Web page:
For some, just getting a credit card in the first place is a huge accomplishment. For others, they seem to accumulate tons of cards, many of which they don’t need or don’t even use. How do you decide which ones to cancel? And how can you do it without affecting your credit score in a negative way?
The first step in deciding which cards to keep is literally setting them all out in front of you to see what you are dealing with. Reviewing your credit report may also be important, in case you actually don’t have all the cards handy. Ask yourself the following questions about each card, and divide them into groups based on your responses:
- How often do I use this card?
- How long have I had this card?
- How much do I pay (fees, interest, etc.) for this card?
- What rewards and benefits do I get with this card?
Time to Purge
As you review how often you use each card, consider closing those that are pretty dormant. Unless of course you have had the card for a very long time with a good history. It’s okay to keep a card you don’t use often if you have had it for a long time—this is good for your credit score.
For the most part, you should consider closing your store credit cards. These tend to offer the least benefits to you, and you are better off with a major credit card that has great rewards and you can use anywhere, as opposed to store credit cards that offer you coupons for in-store purchases. This will help you streamline your credit card inventory and leave you with a couple of cards that you will really benefit from using.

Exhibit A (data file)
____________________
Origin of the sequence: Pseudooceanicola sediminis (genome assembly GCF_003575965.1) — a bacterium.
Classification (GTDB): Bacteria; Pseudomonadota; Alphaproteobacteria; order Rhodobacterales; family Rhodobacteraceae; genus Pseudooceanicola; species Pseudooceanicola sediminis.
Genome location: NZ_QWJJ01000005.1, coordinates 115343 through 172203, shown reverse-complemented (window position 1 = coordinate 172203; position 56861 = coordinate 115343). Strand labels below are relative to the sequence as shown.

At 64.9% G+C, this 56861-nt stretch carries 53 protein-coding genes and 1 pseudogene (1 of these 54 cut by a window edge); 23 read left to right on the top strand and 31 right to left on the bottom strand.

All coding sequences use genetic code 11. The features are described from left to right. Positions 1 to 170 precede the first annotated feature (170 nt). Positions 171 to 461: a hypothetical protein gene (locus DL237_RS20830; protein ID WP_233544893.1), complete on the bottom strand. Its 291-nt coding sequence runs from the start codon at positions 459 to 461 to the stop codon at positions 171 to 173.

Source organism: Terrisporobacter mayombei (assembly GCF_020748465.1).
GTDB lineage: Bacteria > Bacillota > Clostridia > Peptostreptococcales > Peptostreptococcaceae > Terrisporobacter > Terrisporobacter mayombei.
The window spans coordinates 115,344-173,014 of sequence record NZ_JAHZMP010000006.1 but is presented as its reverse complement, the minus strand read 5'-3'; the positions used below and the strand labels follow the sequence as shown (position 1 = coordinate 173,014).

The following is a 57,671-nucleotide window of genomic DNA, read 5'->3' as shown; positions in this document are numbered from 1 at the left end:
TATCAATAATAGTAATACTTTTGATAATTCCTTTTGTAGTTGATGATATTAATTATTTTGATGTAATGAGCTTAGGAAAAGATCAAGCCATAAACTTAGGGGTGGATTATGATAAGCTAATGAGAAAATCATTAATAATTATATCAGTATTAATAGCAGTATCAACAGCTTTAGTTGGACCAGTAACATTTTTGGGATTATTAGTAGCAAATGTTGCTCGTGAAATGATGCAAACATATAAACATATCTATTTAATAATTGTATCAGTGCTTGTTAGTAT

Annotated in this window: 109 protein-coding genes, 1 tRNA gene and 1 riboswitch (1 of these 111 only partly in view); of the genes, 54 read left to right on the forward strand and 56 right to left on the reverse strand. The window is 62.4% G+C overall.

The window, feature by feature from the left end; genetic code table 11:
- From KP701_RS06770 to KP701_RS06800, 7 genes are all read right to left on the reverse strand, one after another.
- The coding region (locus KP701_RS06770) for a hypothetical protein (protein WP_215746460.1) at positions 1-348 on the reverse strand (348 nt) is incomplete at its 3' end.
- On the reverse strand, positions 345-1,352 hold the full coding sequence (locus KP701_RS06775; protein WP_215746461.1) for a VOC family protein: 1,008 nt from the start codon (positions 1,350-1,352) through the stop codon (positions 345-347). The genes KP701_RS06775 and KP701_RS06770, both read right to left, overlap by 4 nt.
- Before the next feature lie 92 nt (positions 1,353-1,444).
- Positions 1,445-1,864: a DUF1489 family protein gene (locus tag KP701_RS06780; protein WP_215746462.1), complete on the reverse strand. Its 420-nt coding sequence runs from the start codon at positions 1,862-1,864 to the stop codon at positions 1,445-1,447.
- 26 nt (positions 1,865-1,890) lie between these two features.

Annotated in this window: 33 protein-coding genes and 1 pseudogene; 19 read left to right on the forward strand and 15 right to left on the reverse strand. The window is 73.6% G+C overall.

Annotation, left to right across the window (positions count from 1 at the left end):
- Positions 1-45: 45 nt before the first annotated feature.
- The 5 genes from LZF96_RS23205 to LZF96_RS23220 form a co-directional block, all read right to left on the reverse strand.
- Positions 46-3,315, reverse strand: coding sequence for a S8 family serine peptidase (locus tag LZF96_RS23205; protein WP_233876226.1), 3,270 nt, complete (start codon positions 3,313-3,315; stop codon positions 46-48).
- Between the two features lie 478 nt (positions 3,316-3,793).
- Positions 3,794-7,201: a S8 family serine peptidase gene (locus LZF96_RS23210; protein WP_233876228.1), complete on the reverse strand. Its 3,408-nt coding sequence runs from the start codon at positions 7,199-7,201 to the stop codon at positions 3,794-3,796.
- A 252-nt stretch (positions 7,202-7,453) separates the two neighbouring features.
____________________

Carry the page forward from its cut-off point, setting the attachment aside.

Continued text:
Take it Slow
It’s best to not close a whole bunch of cards at once, as this can cause your credit score to dip a bit. You will probably recover quickly, if you have good credit; however, if you do it in stages the effects on your credit score will be minimized. This is especially important if you are planning on applying for any loans (auto loans, mortgage, etc.) because you want your credit score to be as high as possible for the best rates and terms.
How Do I Do It?
Closing credit cards is not difficult. In most cases, you can call the customer service department and request that the account be closed. Be prepared to meet a little resistance, because they will probably try to talk you into keeping your account—they don’t want to lose customers. But, if you are firm and polite, it is not going to be a problem. In some cases, they want a written request, which means sending a quick letter indicating that you want to close the account.
When you close a credit card account, it can take a few weeks (or longer) to show up on your credit report, so be patient. But, do be sure to check your credit report a few months after you finish your purge, to make sure that everything is accurate and only the accounts that you want are still reflected as open and active on your credit report.
It’s so important to stay on top of your credit and be responsible. Nobody needs dozens of credit cards cluttering up their wallet—or their credit report. Pick and choose wisely, and keep the cards that offer you and your credit score the most benefits.